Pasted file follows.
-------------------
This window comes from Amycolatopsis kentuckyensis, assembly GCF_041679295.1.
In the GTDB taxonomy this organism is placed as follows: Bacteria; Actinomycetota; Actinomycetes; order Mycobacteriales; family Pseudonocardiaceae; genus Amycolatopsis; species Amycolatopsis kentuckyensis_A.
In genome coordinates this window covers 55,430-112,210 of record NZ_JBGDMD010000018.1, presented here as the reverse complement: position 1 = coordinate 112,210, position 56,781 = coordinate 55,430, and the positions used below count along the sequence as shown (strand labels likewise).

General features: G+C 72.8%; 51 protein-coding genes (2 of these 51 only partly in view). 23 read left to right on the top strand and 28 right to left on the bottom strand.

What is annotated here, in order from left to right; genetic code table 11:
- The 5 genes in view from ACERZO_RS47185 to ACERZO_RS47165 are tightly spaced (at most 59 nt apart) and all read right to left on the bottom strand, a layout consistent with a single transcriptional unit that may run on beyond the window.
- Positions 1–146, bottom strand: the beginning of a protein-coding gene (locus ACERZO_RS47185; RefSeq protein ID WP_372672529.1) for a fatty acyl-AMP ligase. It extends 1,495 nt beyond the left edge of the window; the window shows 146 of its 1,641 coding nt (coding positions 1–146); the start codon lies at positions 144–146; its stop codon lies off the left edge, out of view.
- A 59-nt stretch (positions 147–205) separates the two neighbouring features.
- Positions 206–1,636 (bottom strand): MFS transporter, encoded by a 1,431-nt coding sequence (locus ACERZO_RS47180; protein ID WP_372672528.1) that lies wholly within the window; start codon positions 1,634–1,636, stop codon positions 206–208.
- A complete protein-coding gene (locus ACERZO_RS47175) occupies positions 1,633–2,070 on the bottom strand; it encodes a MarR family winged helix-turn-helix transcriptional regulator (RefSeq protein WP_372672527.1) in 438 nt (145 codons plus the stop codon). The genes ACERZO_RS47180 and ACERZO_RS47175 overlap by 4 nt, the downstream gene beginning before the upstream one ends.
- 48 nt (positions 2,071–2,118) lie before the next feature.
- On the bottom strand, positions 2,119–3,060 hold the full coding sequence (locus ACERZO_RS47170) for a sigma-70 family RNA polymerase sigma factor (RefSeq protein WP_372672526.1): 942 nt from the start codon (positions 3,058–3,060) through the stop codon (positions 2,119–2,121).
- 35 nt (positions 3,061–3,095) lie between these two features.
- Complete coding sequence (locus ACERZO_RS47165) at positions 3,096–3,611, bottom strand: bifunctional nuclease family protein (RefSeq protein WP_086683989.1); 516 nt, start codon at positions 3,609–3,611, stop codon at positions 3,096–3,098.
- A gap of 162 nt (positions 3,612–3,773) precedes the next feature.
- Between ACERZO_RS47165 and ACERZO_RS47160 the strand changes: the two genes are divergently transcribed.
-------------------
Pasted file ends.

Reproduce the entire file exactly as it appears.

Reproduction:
This window comes from Amycolatopsis kentuckyensis, assembly GCF_041679295.1.
In the GTDB taxonomy this organism is placed as follows: Bacteria; Actinomycetota; Actinomycetes; order Mycobacteriales; family Pseudonocardiaceae; genus Amycolatopsis; species Amycolatopsis kentuckyensis_A.
In genome coordinates this window covers 55,430-112,210 of record NZ_JBGDMD010000018.1, presented here as the reverse complement: position 1 = coordinate 112,210, position 56,781 = coordinate 55,430, and the positions used below count along the sequence as shown (strand labels likewise).

General features: G+C 72.8%; 51 protein-coding genes (2 of these 51 only partly in view). 23 read left to right on the top strand and 28 right to left on the bottom strand.

What is annotated here, in order from left to right; genetic code table 11:
- The 5 genes in view from ACERZO_RS47185 to ACERZO_RS47165 are tightly spaced (at most 59 nt apart) and all read right to left on the bottom strand, a layout consistent with a single transcriptional unit that may run on beyond the window.
- Positions 1–146, bottom strand: the beginning of a protein-coding gene (locus ACERZO_RS47185; RefSeq protein ID WP_372672529.1) for a fatty acyl-AMP ligase. It extends 1,495 nt beyond the left edge of the window; the window shows 146 of its 1,641 coding nt (coding positions 1–146); the start codon lies at positions 144–146; its stop codon lies off the left edge, out of view.
- A 59-nt stretch (positions 147–205) separates the two neighbouring features.
- Positions 206–1,636 (bottom strand): MFS transporter, encoded by a 1,431-nt coding sequence (locus ACERZO_RS47180; protein ID WP_372672528.1) that lies wholly within the window; start codon positions 1,634–1,636, stop codon positions 206–208.
- A complete protein-coding gene (locus ACERZO_RS47175) occupies positions 1,633–2,070 on the bottom strand; it encodes a MarR family winged helix-turn-helix transcriptional regulator (RefSeq protein WP_372672527.1) in 438 nt (145 codons plus the stop codon). The genes ACERZO_RS47180 and ACERZO_RS47175 overlap by 4 nt, the downstream gene beginning before the upstream one ends.
- 48 nt (positions 2,071–2,118) lie before the next feature.
- On the bottom strand, positions 2,119–3,060 hold the full coding sequence (locus ACERZO_RS47170) for a sigma-70 family RNA polymerase sigma factor (RefSeq protein WP_372672526.1): 942 nt from the start codon (positions 3,058–3,060) through the stop codon (positions 2,119–2,121).
- 35 nt (positions 3,061–3,095) lie between these two features.
- Complete coding sequence (locus ACERZO_RS47165) at positions 3,096–3,611, bottom strand: bifunctional nuclease family protein (RefSeq protein WP_086683989.1); 516 nt, start codon at positions 3,609–3,611, stop codon at positions 3,096–3,098.
- A gap of 162 nt (positions 3,612–3,773) precedes the next feature.
- Between ACERZO_RS47165 and ACERZO_RS47160 the strand changes: the two genes are divergently transcribed.